E May Help Keep
People Sharp in Old Age
NEW YORK (Reuters Health) - Vitamin E intake in
food and supplements may help slow decline in mental functioning
among older people, according to the results of a study.
"High amounts of vitamin E from foods appears to be protective from
cognitive decline," lead author Dr. Martha Clare Morris, assistant
professor of internal medicine at Rush-Presbyterian-St. Luke's Medical
Center in Chicago, Illinois, told Reuters Health.
The researchers theorized that vitamin E, an
antioxidant, may counteract the damage done to brain cells by
free radicals, which are byproducts of normal body processes that
can damage tissue and have been linked to disease. Previous research
has suggested that people who consume more vitamin E retain mental
function and are less likely to develop Alzheimer's disease.
To investigate, the researchers studied more
than 2,800 US men and women aged 65 to 102. Each was given an
initial battery of mental function tests and followed for an average
of 3 years, during which they were retested two or three times.
They were also asked to fill out a food questionnaire assessing
how much of various nutrients they received in their diets and
The investigators took into account factors
that may influence mental function such as age, gender, education,
smoking and drinking.
According to the findings, published in the
July issue of the Archives of Neurology, 61% of the study participants
showed some decline in their mental function during the course
of the study, while 39% had no decline or even improved. The group
who reported the highest intakes of vitamin E had a slower decline
in mental function than those whose vitamin E intake was lowest.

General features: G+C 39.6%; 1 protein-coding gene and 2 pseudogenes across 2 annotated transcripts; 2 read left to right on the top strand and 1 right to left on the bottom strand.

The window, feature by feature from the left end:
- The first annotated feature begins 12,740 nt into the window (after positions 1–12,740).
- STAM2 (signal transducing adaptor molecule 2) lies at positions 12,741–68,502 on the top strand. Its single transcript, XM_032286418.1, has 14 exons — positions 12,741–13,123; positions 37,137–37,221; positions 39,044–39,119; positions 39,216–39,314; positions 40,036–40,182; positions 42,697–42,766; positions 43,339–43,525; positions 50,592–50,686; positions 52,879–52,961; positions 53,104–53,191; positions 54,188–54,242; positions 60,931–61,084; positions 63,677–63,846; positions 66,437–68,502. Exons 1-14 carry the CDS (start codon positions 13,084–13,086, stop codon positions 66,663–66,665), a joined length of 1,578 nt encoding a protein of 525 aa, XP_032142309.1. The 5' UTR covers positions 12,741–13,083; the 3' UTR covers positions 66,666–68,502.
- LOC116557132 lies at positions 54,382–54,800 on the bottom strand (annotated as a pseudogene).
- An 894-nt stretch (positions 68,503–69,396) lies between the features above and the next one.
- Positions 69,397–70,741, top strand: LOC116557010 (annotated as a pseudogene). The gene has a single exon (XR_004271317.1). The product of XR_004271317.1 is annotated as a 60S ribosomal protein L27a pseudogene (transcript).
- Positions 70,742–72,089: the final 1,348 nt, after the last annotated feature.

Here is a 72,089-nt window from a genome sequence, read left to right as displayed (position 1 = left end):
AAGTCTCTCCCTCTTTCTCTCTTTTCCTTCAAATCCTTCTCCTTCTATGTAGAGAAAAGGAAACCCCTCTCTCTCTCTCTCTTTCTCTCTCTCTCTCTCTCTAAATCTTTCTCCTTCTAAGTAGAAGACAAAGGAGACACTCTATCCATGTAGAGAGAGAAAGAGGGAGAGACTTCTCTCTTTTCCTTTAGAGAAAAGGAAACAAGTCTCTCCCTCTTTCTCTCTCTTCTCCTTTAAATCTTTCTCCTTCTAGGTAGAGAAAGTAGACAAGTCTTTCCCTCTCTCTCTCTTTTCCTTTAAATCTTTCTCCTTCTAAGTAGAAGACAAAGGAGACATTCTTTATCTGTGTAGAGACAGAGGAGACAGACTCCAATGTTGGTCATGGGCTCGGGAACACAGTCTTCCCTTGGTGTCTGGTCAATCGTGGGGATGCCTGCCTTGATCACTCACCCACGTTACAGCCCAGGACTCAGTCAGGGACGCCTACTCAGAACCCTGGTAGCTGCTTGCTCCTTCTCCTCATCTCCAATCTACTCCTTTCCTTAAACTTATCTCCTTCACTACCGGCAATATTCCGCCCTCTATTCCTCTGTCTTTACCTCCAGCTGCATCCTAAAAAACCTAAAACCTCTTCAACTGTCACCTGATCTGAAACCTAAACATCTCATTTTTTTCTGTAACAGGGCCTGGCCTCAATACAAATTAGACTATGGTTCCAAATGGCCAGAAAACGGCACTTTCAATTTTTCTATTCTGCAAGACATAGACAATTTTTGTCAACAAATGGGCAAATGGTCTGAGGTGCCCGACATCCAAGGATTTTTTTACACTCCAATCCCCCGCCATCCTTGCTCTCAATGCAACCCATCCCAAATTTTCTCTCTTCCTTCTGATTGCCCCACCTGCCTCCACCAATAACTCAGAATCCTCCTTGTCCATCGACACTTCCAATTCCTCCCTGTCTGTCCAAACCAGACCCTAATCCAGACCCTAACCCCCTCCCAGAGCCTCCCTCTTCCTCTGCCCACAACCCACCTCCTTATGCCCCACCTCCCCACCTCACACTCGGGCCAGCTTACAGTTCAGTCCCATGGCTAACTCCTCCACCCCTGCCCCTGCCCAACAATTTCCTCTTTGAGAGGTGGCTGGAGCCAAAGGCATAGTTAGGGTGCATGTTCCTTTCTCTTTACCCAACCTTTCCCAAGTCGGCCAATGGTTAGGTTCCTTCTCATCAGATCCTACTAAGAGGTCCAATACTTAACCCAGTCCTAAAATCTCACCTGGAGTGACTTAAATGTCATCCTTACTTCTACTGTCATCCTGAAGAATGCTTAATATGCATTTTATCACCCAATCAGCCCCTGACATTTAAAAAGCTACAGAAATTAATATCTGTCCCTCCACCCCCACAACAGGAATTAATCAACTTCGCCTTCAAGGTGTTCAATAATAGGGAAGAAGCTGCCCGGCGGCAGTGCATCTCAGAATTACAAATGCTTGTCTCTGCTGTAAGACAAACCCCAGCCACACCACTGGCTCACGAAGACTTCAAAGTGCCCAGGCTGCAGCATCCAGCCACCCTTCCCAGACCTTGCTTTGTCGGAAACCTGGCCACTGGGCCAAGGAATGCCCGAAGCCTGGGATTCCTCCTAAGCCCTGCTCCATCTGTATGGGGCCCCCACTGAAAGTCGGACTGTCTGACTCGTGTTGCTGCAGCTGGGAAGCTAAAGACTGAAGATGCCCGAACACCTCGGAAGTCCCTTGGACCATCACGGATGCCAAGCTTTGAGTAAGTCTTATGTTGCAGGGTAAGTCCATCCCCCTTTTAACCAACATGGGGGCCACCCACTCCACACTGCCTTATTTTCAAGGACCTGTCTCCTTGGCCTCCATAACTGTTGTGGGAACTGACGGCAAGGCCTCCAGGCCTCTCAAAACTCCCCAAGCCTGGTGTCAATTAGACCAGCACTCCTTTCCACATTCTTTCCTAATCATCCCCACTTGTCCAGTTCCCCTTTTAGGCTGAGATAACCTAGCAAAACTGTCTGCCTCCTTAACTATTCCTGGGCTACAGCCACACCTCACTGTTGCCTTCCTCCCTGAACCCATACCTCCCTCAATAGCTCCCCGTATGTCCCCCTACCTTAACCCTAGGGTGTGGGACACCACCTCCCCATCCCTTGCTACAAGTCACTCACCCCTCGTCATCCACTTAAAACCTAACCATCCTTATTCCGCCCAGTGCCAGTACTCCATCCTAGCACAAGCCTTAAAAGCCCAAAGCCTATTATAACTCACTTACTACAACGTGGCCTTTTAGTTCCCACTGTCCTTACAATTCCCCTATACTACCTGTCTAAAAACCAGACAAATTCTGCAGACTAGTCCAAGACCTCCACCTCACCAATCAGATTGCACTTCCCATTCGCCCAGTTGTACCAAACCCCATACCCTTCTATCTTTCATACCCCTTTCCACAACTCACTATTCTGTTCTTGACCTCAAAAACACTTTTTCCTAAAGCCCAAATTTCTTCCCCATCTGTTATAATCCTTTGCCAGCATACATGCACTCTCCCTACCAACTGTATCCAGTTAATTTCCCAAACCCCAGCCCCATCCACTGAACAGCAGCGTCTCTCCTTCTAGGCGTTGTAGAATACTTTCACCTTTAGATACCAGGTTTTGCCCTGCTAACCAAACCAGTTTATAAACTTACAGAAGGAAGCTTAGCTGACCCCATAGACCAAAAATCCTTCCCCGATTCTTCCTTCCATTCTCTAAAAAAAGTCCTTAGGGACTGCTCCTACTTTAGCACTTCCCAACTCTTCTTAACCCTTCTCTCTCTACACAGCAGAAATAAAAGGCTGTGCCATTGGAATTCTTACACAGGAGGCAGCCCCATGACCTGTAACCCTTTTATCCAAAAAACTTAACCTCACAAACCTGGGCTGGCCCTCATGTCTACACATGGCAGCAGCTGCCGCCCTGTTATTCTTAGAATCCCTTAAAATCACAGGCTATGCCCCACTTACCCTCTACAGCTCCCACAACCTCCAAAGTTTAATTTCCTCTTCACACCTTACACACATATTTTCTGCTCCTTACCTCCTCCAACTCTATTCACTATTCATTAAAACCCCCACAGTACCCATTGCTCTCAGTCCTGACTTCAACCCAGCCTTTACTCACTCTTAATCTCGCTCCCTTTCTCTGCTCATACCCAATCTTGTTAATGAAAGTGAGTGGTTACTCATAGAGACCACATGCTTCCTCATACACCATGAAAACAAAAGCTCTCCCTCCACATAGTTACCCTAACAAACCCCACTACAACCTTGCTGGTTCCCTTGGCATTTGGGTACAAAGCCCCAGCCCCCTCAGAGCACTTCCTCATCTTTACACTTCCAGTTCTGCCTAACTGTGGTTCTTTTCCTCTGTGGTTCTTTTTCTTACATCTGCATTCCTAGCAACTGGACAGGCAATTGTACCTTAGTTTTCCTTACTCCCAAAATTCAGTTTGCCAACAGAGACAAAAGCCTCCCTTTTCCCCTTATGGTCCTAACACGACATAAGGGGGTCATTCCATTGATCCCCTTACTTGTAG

"There was a 36% reduction in the rate of decline
for people in the highest fifth of intake of vitamin E compared
to those in lowest fifth of intake," Morris said, referring to
intake of the vitamin in both food and supplements.
And those with the highest intake of vitamin
E in food had a 32% reduction in their rate of mental decline,
compared to those with the least vitamin E in their diets, she
For those who took vitamin E supplements, the
effect on mental skill was only seen among those who received
little vitamin E from their diet, but not in those who already
received lots of the vitamin in their diet. "There may be a ceiling
effect, and if you taking more, it's not helpful," Morris noted.
However, because the number of people taking
supplements during the study doubled, possibly in response to
cognitive decline, it was hard for researchers to draw conclusions
about whether supplement use was effective on its own in maintaining
By contrast, vitamin C seemed to have only a
limited effect on mental function. "We also don't feel that our
data on vitamin C was definitive," Morris said. "The association
The team recently reported similar findings
for vitamin E and Alzheimer's disease. High intake of the nutrient
was linked to a 70% reduction in the risk of developing the disease
during a 4-year period. Together, Morris noted, the studies strongly
suggest that vitamin E has some protective effect on the brain.
Vitamin E is found in green, leafy vegetables
as well as corn, nuts, olives and vegetable oils.
SOURCE: Archives of Neurology 2002;59:1125-1132.
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